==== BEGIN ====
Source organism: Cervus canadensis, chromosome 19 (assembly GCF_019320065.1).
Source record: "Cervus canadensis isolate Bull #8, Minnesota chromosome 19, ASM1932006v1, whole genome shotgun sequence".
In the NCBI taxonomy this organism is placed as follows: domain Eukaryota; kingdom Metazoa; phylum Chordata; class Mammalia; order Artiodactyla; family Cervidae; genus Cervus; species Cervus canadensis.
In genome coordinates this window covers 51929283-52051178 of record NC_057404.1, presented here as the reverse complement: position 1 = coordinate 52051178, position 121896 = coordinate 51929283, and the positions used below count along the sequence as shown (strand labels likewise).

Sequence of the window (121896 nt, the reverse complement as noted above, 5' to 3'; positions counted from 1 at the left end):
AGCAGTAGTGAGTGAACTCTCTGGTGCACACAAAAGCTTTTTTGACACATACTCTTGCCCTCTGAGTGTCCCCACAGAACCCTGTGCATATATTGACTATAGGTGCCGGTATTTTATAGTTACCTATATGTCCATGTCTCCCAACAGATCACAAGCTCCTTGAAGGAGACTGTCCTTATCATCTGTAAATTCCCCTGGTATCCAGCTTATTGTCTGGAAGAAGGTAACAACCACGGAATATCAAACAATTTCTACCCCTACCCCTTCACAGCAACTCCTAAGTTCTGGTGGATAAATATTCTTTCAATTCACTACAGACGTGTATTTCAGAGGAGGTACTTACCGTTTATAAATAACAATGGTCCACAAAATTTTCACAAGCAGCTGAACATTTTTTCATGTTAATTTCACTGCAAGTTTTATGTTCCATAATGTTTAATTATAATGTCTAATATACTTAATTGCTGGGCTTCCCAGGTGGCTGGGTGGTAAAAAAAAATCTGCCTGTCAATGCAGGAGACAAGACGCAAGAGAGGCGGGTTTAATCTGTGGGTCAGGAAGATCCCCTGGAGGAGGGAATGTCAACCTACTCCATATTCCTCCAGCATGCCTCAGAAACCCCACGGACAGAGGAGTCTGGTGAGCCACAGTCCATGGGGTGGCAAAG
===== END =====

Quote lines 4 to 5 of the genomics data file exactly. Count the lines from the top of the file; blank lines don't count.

In genome coordinates this window covers 51929283-52051178 of record NC_057404.1, presented here as the reverse complement: position 1 = coordinate 52051178, position 121896 = coordinate 51929283, and the positions used below count along the sequence as shown (strand labels likewise).

Sequence of the window (121896 nt, the reverse complement as noted above, 5' to 3'; positions counted from 1 at the left end):